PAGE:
Saturday, December 04, 2010

Gentlemen, start your engines


I love the way that a deep snowfall muffles the city, packs it in, the clammering sounds softened by a layer of down and fluff. In the morning, feeling like you've fallen asleep in a snowbank, you hear nothing but the clear music of a morning cardinal, calling out with the sweetness of a young soloist in the metro boys' choir.

Well, that, and the roar of the neighboring snowblowers. Gentlemen, start your engines.

The back alley snowplow comes out earlier than anyone else. Snow = jobs = money. That guy is the first to scrape away the white stuff. Then, you'll hear my husband. And you'll, like me, be grateful for his brawn and his old-school ways. He shovels and scrapes by hand, stopping once in a while to look out over the lawns and streets. It's an easy rhythm. You lull back to sleep. And then the rich neighbor, the one who leaves for work every Saturday before nine, tries to start up his small snowblower. It usually takes him five or six tries. He lives on the corner and he's got a lot to blow. (He's from Wayzata but you'd think he moved in from the Carolinas the way he bumbles with that machine.) So you're back awake again. Then the guy across the back alley revs up his big monster. He's got two big lanes of driveways, suburban in breadth and depth, and while he's fast, he's loud.

Might as well get up and make some tea.

Ken is at the table, ruddy-cheeked, eating pan-made oatmeal and sourdough toast. He's got hat hair. His reading glasses were $14.99 at Walgreen's. He's got them on so he can read the local Highland weekly. He recognizes one of Tim's baseball coaches in the editorials. The guy wrote in to support the college's plans to expand their tennis courts. The other letters decry the expansion.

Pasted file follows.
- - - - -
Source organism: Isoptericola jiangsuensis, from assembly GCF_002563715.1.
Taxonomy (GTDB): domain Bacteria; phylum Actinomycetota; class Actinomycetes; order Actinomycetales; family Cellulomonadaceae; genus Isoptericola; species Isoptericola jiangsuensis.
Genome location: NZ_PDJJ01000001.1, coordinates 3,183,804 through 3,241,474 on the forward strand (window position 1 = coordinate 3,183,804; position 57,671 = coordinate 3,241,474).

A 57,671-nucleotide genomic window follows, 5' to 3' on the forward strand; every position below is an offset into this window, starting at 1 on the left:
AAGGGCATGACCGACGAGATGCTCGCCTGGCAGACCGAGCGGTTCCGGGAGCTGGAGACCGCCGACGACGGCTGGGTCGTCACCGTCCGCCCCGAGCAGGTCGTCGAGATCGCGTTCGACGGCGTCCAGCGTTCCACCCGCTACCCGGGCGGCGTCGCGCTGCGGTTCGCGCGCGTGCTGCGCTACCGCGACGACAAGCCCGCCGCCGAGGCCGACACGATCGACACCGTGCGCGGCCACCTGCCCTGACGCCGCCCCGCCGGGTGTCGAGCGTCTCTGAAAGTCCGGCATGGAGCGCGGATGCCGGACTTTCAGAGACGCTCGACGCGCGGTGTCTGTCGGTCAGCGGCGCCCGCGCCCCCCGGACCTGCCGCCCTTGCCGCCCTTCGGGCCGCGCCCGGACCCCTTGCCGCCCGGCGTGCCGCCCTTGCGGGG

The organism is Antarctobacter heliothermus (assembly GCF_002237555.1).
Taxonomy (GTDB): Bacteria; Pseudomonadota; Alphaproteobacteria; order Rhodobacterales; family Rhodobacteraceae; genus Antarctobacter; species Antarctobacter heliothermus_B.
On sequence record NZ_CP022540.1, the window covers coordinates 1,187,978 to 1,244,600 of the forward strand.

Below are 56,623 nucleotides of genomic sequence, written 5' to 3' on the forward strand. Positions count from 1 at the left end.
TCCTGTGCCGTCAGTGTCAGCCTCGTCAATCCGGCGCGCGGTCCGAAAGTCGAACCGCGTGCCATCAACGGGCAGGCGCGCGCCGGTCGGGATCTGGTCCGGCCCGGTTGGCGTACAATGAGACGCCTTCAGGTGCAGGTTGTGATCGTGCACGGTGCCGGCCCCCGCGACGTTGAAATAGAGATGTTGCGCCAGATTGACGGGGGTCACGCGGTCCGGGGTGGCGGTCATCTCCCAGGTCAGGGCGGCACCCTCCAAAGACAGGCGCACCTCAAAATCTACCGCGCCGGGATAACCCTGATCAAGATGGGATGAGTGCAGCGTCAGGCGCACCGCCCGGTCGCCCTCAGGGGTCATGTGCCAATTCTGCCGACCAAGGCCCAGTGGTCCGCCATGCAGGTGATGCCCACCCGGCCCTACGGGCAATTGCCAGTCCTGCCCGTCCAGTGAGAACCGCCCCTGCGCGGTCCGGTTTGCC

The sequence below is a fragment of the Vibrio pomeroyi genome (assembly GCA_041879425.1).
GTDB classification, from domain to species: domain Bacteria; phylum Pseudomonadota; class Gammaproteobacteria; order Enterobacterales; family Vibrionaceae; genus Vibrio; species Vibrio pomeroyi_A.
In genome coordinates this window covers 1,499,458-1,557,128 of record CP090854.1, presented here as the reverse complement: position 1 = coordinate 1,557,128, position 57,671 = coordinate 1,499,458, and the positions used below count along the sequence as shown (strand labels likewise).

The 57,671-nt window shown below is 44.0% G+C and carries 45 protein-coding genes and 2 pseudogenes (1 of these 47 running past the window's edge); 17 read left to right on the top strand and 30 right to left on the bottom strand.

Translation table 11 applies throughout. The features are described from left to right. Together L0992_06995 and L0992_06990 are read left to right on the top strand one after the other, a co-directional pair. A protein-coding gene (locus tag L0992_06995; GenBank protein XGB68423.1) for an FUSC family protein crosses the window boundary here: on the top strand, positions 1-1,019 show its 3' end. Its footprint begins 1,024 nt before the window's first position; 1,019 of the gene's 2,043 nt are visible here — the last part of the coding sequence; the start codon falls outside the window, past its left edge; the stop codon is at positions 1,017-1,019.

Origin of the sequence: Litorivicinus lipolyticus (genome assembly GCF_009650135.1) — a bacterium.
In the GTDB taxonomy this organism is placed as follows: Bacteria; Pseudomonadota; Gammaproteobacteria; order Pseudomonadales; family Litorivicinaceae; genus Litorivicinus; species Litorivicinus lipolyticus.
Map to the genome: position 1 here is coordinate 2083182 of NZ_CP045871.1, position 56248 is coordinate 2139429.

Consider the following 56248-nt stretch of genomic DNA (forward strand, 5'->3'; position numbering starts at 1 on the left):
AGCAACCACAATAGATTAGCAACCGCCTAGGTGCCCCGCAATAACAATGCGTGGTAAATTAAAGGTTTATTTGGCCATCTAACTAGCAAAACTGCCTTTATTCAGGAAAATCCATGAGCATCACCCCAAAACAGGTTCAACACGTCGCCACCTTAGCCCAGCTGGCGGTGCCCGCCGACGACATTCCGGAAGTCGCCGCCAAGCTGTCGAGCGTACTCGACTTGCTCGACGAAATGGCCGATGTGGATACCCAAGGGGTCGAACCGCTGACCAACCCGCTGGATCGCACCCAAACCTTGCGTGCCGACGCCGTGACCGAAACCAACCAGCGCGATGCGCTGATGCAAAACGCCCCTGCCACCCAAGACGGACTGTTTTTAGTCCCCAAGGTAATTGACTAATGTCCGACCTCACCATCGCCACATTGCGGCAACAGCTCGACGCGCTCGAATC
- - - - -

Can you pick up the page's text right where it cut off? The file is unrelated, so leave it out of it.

Tim comes home from an overnight. He had trouble driving home in the snow so he put his truck in low, 4-wheel drive, and backed up and flipped it into forward a few times to gain some momentum. He's wearing one of Ken's old roofing pullovers--and it fits. His cheeks are red, too.

Ken says, "We better go to George's to get your skates sharpened." Tim has a game today at one. Tim says, "I don't want to go back out." Ken says, "Then it looks like you won't get your skates sharpened." They start up the truck again and head out together. I know they're going by Bruegger's Bagels so I ask for a morning sandwich.

And so the house is quiet again. The sidewalks are scraped, the alleys are plowed. The men in the house are out. Our cottage is surrounded by snow. Even the birdhouse roof is loaded with three inches of white.

My ears are perked. I wait for the soloist to call out again.

2 comments:

julie said...

I love this. Thank you.

juliloquy said...

Love this snapshot of a morning/your family/your neighborhood. Wish I could have been there to share the tea!